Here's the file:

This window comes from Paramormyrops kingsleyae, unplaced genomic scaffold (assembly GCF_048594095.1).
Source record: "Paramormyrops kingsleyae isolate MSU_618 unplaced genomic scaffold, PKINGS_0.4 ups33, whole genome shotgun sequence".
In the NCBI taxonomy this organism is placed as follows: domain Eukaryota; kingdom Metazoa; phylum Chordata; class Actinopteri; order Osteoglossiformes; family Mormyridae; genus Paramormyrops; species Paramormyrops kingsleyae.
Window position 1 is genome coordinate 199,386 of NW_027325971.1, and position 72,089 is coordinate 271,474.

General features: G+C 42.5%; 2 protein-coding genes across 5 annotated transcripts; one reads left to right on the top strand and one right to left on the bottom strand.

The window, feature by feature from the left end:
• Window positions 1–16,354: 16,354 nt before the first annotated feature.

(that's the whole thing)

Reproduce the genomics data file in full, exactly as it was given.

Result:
This window comes from Paramormyrops kingsleyae, unplaced genomic scaffold (assembly GCF_048594095.1).
Source record: "Paramormyrops kingsleyae isolate MSU_618 unplaced genomic scaffold, PKINGS_0.4 ups33, whole genome shotgun sequence".
In the NCBI taxonomy this organism is placed as follows: domain Eukaryota; kingdom Metazoa; phylum Chordata; class Actinopteri; order Osteoglossiformes; family Mormyridae; genus Paramormyrops; species Paramormyrops kingsleyae.
Window position 1 is genome coordinate 199,386 of NW_027325971.1, and position 72,089 is coordinate 271,474.

General features: G+C 42.5%; 2 protein-coding genes across 5 annotated transcripts; one reads left to right on the top strand and one right to left on the bottom strand.

The window, feature by feature from the left end:
• Window positions 1–16,354: 16,354 nt before the first annotated feature.